Marriott Theatre's 'Mamma Mia!' a spirited revival...
"Mamma Mia!" is the musical theater equivalent of a conversation candy heart: a sugary, pastel-colored confection lacking nutritional value. But like the candy, "Mamma Mia!" has an undeniable appeal, evidenced by the rapturous response audiences have to its frequent revivals.
The latest comes courtesy of Marriott Theatre in Lincolnshire, whose peppy production of the jukebox tuner -- set to songs by 1970s Swedish pop group ABBA -- follows Paramount Theatre's 2016 revival by five months. What Marriott's version has going for it -- besides a couple of knockout performances -- is a canny creative team led by director Rachel Rockwell, who is clearly in on the joke.
Rockwell and choreographer Ericka Mac embrace the silliness of this featherweight show pairing midtempo, synthesizer-driven, disco-pop by Benny Andersson and Bjorn Ulvaeus (along with Stig Anderson) with a contrived, corny book by Catherine Johnson.
Mac's athletic choreography -- which meshes 1970s disco moves, music video style and comic touches such as dancers performing in scuba flippers -- adds sizzle to the hokey story. That said, Rockwell, whose work reflects her flair for crafting emotionally authentic scenes, creates several winning moments, including the poignant mother-daughter duet "Slipping Through My Fingers."
Music director Ryan T. Nelson and sound designer Robert E. Gilmartin take care to ensure Marriott's live performance approximates ABBA recordings. That means recreating ABBA's multilayered vocals and swirling accompaniment with offstage singers and computer-enhanced keyboards. It's all quite effective.
As for the story, it unfolds during the 1990s, on a Greek island prettily evoked by Jesse Klug's mottled lighting and Scott Davis' set, a Mediterranean haven surrounded by water. The island is home to progressive, single-mom Donna (Danni Smith) who -- after spending her youth playing in a girl band and traveling around Europe -- settled down to run a taverna and raise her daughter Sophie (Tiffany Tatreau).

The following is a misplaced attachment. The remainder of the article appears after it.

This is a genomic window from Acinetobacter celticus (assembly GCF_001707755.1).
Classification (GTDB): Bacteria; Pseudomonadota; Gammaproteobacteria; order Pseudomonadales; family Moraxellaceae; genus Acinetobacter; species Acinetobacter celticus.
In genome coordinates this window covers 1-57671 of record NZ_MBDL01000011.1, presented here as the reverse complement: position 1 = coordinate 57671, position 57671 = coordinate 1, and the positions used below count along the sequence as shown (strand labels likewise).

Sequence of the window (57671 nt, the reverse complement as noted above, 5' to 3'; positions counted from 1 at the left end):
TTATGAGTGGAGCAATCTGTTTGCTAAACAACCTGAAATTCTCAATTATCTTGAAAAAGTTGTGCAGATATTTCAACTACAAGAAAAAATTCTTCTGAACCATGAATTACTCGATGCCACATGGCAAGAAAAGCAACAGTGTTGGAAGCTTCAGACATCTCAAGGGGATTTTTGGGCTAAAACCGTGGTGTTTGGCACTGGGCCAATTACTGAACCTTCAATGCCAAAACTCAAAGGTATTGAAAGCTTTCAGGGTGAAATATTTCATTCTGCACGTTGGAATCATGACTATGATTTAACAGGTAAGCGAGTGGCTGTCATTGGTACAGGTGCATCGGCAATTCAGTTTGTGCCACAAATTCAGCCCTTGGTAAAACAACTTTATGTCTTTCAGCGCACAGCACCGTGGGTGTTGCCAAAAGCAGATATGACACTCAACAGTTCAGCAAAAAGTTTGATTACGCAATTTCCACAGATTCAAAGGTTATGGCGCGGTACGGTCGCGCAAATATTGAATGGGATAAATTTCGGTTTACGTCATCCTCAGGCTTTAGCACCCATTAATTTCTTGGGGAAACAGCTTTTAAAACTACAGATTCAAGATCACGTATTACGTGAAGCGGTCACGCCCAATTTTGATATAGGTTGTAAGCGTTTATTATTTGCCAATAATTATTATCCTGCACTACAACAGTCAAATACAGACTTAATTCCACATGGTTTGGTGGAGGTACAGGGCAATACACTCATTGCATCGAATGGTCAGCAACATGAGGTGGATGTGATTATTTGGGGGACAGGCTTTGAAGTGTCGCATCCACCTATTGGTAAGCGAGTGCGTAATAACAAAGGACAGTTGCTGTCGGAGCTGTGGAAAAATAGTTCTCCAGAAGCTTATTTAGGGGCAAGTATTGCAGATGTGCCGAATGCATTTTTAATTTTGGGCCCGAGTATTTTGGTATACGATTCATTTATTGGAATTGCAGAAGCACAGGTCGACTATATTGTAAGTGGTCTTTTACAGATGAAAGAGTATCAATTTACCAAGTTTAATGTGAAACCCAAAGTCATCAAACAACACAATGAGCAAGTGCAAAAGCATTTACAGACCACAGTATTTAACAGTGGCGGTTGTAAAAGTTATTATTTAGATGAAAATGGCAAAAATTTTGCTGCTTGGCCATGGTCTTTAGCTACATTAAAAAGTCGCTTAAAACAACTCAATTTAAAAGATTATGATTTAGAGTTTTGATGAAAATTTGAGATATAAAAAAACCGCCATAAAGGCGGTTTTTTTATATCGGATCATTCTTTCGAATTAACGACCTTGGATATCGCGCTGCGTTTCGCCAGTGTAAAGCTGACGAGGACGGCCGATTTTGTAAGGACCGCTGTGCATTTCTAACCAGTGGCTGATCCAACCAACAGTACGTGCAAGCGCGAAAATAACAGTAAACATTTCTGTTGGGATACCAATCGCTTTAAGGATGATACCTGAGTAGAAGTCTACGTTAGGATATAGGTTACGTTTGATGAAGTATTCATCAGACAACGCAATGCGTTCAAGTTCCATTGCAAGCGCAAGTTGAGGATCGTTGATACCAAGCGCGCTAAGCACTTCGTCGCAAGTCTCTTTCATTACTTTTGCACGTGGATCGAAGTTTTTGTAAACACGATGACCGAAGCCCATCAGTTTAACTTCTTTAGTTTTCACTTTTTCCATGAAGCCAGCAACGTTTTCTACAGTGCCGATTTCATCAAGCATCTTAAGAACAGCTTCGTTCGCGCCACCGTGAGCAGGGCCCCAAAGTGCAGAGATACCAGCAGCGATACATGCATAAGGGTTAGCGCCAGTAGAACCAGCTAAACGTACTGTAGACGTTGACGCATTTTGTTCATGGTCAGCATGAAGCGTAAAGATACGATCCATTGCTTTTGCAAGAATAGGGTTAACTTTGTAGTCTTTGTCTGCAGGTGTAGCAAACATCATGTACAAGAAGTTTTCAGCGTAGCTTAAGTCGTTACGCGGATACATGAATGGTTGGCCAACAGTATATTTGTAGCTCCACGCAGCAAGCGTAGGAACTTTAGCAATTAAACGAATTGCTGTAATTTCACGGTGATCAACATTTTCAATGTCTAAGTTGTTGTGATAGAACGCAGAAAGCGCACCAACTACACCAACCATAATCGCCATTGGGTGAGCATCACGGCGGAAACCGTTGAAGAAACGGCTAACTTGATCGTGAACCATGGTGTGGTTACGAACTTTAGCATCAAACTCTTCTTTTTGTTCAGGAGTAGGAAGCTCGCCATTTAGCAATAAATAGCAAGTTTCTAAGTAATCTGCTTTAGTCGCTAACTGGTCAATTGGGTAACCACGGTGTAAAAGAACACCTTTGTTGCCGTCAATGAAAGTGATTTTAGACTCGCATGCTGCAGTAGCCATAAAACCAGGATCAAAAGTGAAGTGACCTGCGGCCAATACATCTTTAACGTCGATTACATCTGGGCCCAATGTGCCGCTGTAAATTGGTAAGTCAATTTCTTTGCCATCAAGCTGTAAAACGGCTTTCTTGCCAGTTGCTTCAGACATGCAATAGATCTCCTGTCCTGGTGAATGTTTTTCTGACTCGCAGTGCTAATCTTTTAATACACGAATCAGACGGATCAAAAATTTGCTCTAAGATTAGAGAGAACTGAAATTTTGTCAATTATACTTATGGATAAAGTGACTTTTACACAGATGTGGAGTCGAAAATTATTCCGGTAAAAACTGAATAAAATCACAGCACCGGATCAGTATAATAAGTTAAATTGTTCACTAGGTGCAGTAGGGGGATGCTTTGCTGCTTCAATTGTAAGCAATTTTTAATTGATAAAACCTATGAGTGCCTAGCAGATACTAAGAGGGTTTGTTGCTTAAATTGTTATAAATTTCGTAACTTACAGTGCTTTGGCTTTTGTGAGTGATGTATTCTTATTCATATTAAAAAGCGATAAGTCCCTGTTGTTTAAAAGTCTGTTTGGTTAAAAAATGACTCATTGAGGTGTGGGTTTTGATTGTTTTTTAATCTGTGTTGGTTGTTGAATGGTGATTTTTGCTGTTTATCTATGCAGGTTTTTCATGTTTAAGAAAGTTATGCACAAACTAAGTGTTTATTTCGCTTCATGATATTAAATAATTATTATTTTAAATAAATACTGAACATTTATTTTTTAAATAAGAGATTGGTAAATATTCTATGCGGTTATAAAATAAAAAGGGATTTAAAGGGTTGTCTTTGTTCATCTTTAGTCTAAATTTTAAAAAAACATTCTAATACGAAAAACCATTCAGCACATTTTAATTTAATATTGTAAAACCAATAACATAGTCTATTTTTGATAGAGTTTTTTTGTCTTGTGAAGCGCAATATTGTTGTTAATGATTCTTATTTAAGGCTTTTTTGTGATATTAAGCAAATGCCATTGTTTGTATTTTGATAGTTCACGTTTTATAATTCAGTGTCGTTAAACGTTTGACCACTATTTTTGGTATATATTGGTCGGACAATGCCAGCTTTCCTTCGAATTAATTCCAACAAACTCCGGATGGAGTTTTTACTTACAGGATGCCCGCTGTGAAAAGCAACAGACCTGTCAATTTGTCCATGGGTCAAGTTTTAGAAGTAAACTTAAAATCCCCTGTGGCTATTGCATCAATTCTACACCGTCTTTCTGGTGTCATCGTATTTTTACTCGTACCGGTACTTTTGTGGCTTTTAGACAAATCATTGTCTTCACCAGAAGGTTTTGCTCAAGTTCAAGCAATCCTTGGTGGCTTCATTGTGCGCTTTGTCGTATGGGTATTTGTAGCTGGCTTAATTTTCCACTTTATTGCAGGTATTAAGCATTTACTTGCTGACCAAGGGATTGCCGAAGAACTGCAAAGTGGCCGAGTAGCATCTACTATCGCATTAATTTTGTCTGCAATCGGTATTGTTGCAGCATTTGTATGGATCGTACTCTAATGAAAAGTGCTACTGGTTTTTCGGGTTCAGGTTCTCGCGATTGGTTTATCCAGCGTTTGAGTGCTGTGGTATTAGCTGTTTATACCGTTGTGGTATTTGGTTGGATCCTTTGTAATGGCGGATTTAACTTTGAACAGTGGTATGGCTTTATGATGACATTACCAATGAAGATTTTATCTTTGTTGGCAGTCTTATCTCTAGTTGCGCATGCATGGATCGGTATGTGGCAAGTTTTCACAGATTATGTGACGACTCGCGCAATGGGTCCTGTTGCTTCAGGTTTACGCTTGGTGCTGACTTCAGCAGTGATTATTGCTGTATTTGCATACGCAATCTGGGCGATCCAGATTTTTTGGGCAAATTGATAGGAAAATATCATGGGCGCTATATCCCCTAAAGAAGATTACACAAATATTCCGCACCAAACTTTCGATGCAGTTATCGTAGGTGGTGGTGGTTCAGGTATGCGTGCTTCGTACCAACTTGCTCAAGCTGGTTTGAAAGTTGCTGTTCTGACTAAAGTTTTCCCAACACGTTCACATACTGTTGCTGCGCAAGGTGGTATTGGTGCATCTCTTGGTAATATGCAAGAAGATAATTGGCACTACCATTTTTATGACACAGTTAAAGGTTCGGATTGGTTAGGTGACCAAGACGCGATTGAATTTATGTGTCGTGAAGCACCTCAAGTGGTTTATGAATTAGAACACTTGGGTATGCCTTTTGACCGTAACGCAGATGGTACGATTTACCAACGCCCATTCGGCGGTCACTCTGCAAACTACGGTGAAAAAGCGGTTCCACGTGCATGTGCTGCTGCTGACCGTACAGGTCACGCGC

Sophie, a more conventional 20-year-old, plans to marry Sky (Russell Mernagh). But before she does, she wants to learn the identity of her father. To that end, she has invited three of Donna's former lovers -- American architect Sam (Peter Saide), British banker Harry (Karl Hamilton) and Australian travel writer Bill (Derek Hasenstab) -- to the island hoping to learn which of them is her dad in time for him to walk her down the aisle on her wedding day. The wedding guests also include Donna's former bandmates: thrice-divorced Tanya (the cougariffic Meghan Murphy) and single author Rosie (a pleasantly droll Cassie Slater). Tanya catches the eye of younger man Pepper (Liam Quealy), while Rosie falls for Hasenstab's Bill.
The chemistry between Smith, Murphy and Slater is evident, particularly in the merrily nostalgic "Dancing Queen" which resonates with any woman who ever sang into a hairbrush as a teenager. Murphy stops the show with the sizzling "Does Your Mother Know?" So does Smith, whose polychromatic voice and candor make the 11 o'clock number, "The Winner Takes It All," so memorable -- and credible.
And credibility can be an issue with a show like "Mamma Mia!" which is cobbled together from hit tunes. It feels inherently artificial. Moreover, it seems to undercut the themes of female power and independence it initially embraces.
Maybe I'm thinking too hard. The contradiction didn't seem to bother the near-capacity audience opening night. They responded ecstatically to the eight-minute coda performed with gusto by cast members dressed in designer Theresa Ham's glittering gold and silver costumes that probably blew Marriott's sequin budget for the season.
It was a feel-good ending to a sweet show that leaves you wanting more. Kind of like a candy heart.